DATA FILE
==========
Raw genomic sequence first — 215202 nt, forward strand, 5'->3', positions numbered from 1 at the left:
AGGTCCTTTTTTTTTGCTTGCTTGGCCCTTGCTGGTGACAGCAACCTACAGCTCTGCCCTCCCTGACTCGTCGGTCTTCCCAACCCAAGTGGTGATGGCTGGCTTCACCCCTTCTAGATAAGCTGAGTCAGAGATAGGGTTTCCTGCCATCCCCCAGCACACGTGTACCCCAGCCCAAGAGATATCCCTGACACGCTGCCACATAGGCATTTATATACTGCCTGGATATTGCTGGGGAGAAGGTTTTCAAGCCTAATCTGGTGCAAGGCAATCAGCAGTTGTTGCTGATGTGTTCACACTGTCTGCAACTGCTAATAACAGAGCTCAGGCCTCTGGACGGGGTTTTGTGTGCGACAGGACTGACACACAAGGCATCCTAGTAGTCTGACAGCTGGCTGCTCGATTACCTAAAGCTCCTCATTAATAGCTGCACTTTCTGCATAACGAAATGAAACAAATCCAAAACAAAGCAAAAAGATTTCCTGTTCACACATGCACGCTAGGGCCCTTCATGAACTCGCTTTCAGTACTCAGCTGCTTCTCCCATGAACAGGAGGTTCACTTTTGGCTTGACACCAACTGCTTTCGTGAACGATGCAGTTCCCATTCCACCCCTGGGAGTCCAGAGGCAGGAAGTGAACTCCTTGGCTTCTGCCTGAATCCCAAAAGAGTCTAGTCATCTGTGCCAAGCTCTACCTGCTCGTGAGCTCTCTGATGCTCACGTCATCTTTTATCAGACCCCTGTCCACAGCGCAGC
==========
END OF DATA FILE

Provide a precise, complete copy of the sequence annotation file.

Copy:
Raw genomic sequence first — 215202 nt, forward strand, 5'->3', positions numbered from 1 at the left:
AGGTCCTTTTTTTTTGCTTGCTTGGCCCTTGCTGGTGACAGCAACCTACAGCTCTGCCCTCCCTGACTCGTCGGTCTTCCCAACCCAAGTGGTGATGGCTGGCTTCACCCCTTCTAGATAAGCTGAGTCAGAGATAGGGTTTCCTGCCATCCCCCAGCACACGTGTACCCCAGCCCAAGAGATATCCCTGACACGCTGCCACATAGGCATTTATATACTGCCTGGATATTGCTGGGGAGAAGGTTTTCAAGCCTAATCTGGTGCAAGGCAATCAGCAGTTGTTGCTGATGTGTTCACACTGTCTGCAACTGCTAATAACAGAGCTCAGGCCTCTGGACGGGGTTTTGTGTGCGACAGGACTGACACACAAGGCATCCTAGTAGTCTGACAGCTGGCTGCTCGATTACCTAAAGCTCCTCATTAATAGCTGCACTTTCTGCATAACGAAATGAAACAAATCCAAAACAAAGCAAAAAGATTTCCTGTTCACACATGCACGCTAGGGCCCTTCATGAACTCGCTTTCAGTACTCAGCTGCTTCTCCCATGAACAGGAGGTTCACTTTTGGCTTGACACCAACTGCTTTCGTGAACGATGCAGTTCCCATTCCACCCCTGGGAGTCCAGAGGCAGGAAGTGAACTCCTTGGCTTCTGCCTGAATCCCAAAAGAGTCTAGTCATCTGTGCCAAGCTCTACCTGCTCGTGAGCTCTCTGATGCTCACGTCATCTTTTATCAGACCCCTGTCCACAGCGCAGC